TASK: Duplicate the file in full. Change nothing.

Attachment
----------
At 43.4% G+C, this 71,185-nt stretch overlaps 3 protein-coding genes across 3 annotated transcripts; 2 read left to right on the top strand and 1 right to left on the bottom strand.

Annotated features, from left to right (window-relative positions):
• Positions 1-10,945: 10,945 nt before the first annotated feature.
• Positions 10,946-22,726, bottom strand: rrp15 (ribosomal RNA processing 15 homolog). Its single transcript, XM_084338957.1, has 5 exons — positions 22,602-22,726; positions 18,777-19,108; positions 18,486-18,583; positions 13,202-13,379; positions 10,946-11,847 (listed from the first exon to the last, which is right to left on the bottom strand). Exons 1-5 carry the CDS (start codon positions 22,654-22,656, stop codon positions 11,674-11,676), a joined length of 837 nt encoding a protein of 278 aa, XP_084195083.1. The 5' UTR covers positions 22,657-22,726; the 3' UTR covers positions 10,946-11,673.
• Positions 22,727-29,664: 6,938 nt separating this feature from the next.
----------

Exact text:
At 43.4% G+C, this 71,185-nt stretch overlaps 3 protein-coding genes across 3 annotated transcripts; 2 read left to right on the top strand and 1 right to left on the bottom strand.

Annotated features, from left to right (window-relative positions):
• Positions 1-10,945: 10,945 nt before the first annotated feature.
• Positions 10,946-22,726, bottom strand: rrp15 (ribosomal RNA processing 15 homolog). Its single transcript, XM_084338957.1, has 5 exons — positions 22,602-22,726; positions 18,777-19,108; positions 18,486-18,583; positions 13,202-13,379; positions 10,946-11,847 (listed from the first exon to the last, which is right to left on the bottom strand). Exons 1-5 carry the CDS (start codon positions 22,654-22,656, stop codon positions 11,674-11,676), a joined length of 837 nt encoding a protein of 278 aa, XP_084195083.1. The 5' UTR covers positions 22,657-22,726; the 3' UTR covers positions 10,946-11,673.
• Positions 22,727-29,664: 6,938 nt separating this feature from the next.